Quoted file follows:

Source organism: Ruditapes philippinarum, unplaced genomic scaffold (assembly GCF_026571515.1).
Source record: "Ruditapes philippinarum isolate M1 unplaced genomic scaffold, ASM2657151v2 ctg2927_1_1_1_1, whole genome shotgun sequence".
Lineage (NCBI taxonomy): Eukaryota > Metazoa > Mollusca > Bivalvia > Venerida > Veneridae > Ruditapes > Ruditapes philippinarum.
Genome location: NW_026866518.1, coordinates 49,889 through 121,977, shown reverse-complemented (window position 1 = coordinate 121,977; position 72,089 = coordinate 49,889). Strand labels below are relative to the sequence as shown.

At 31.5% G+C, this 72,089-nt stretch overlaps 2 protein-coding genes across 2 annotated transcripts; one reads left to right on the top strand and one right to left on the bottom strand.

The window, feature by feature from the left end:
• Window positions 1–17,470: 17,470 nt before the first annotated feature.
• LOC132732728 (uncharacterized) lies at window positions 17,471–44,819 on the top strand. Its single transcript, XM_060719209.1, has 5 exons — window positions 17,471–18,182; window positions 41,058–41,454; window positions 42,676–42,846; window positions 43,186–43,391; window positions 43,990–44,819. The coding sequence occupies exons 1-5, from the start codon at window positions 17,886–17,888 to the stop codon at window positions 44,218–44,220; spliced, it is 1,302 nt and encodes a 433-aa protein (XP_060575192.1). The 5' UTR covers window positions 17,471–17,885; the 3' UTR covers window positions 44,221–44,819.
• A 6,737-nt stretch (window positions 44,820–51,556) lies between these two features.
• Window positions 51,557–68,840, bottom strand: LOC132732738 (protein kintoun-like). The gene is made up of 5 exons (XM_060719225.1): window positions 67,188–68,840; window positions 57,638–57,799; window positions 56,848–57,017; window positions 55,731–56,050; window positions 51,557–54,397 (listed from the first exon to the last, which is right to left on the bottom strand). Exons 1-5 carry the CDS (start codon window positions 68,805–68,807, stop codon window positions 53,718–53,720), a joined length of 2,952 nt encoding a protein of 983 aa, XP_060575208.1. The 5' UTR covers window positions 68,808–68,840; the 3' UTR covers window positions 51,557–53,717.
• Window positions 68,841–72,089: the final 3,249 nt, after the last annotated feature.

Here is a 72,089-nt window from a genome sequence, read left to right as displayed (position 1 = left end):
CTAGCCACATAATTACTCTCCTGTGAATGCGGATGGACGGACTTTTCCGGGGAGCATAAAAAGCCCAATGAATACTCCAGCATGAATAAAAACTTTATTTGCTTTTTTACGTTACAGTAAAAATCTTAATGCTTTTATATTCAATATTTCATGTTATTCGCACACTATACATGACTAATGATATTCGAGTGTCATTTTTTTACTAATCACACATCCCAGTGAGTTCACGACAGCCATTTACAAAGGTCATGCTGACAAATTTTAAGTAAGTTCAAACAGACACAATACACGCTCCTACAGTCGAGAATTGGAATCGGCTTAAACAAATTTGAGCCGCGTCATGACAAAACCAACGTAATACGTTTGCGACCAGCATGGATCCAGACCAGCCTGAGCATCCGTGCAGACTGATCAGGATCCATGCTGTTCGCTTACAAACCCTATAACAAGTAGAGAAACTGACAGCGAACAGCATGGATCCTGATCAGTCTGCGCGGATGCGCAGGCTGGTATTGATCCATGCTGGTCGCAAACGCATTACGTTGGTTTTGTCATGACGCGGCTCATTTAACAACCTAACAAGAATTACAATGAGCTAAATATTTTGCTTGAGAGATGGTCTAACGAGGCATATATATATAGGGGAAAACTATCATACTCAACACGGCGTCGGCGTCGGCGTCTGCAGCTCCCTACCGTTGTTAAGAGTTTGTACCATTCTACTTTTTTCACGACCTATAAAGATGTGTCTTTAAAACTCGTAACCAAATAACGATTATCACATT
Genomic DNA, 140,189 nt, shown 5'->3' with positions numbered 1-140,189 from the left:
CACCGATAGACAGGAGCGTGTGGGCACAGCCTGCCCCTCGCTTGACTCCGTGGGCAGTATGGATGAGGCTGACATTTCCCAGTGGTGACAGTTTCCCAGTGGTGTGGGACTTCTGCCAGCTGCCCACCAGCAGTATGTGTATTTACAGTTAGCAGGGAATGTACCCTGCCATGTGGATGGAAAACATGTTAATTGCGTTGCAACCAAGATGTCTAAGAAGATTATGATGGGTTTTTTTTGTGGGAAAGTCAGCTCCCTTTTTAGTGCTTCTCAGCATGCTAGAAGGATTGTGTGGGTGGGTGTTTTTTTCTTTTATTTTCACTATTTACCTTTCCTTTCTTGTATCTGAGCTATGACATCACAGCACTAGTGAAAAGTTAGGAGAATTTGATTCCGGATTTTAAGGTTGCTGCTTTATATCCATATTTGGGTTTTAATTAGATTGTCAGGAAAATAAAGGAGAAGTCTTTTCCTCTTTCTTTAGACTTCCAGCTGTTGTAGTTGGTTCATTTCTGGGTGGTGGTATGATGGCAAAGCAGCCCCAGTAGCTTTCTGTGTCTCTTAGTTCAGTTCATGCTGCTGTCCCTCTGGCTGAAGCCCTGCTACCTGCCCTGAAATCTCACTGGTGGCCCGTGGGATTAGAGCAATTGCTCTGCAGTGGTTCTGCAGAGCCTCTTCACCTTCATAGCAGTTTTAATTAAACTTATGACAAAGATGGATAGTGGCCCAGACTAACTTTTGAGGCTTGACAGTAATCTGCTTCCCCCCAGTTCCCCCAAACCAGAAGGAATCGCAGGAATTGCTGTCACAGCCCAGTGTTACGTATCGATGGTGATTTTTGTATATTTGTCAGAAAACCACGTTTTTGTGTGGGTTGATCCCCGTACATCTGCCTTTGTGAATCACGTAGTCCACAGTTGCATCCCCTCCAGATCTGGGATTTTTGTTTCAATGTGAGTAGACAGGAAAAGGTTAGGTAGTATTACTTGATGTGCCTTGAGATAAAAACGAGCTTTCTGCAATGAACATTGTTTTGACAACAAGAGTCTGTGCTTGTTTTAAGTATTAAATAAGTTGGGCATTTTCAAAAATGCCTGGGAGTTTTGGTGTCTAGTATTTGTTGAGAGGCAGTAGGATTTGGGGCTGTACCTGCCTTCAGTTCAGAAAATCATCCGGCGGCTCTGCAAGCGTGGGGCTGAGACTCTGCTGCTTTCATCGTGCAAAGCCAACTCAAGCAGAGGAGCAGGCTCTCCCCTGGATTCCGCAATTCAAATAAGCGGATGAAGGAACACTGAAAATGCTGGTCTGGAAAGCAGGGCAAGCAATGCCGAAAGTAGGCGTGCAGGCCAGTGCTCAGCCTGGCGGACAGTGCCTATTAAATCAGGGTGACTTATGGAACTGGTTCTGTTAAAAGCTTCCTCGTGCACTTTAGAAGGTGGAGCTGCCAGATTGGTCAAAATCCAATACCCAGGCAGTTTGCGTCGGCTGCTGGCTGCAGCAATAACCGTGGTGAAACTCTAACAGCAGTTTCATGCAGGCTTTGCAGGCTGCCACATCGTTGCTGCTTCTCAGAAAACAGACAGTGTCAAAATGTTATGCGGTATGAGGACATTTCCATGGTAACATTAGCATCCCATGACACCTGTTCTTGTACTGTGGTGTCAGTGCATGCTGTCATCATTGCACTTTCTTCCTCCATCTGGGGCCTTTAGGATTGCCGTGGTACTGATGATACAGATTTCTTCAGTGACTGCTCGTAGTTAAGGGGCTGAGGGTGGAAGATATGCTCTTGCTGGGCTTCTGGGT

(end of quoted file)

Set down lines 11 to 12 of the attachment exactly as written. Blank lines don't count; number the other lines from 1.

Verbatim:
• Window positions 68,841–72,089: the final 3,249 nt, after the last annotated feature.

Here is a 72,089-nt window from a genome sequence, read left to right as displayed (position 1 = left end):